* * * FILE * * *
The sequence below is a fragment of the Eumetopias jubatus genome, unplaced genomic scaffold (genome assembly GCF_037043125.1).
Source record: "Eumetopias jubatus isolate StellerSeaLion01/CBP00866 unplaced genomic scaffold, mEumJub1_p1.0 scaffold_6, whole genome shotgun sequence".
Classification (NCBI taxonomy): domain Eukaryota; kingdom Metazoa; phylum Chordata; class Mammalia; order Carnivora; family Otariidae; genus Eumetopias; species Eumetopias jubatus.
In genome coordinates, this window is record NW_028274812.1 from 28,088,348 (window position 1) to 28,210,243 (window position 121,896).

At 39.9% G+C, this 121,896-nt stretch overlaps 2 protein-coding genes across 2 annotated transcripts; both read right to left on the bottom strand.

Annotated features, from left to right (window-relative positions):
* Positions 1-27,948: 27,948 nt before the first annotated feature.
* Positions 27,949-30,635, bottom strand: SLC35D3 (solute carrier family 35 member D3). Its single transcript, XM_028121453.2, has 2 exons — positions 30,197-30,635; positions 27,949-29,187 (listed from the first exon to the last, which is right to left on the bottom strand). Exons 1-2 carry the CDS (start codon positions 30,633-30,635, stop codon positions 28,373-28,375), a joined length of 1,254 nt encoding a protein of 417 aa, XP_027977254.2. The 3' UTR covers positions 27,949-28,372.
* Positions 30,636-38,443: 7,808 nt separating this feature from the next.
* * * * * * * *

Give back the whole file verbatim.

The sequence below is a fragment of the Eumetopias jubatus genome, unplaced genomic scaffold (genome assembly GCF_037043125.1).
Source record: "Eumetopias jubatus isolate StellerSeaLion01/CBP00866 unplaced genomic scaffold, mEumJub1_p1.0 scaffold_6, whole genome shotgun sequence".
Classification (NCBI taxonomy): domain Eukaryota; kingdom Metazoa; phylum Chordata; class Mammalia; order Carnivora; family Otariidae; genus Eumetopias; species Eumetopias jubatus.
In genome coordinates, this window is record NW_028274812.1 from 28,088,348 (window position 1) to 28,210,243 (window position 121,896).

At 39.9% G+C, this 121,896-nt stretch overlaps 2 protein-coding genes across 2 annotated transcripts; both read right to left on the bottom strand.

Annotated features, from left to right (window-relative positions):
* Positions 1-27,948: 27,948 nt before the first annotated feature.
* Positions 27,949-30,635, bottom strand: SLC35D3 (solute carrier family 35 member D3). Its single transcript, XM_028121453.2, has 2 exons — positions 30,197-30,635; positions 27,949-29,187 (listed from the first exon to the last, which is right to left on the bottom strand). Exons 1-2 carry the CDS (start codon positions 30,633-30,635, stop codon positions 28,373-28,375), a joined length of 1,254 nt encoding a protein of 417 aa, XP_027977254.2. The 3' UTR covers positions 27,949-28,372.
* Positions 30,636-38,443: 7,808 nt separating this feature from the next.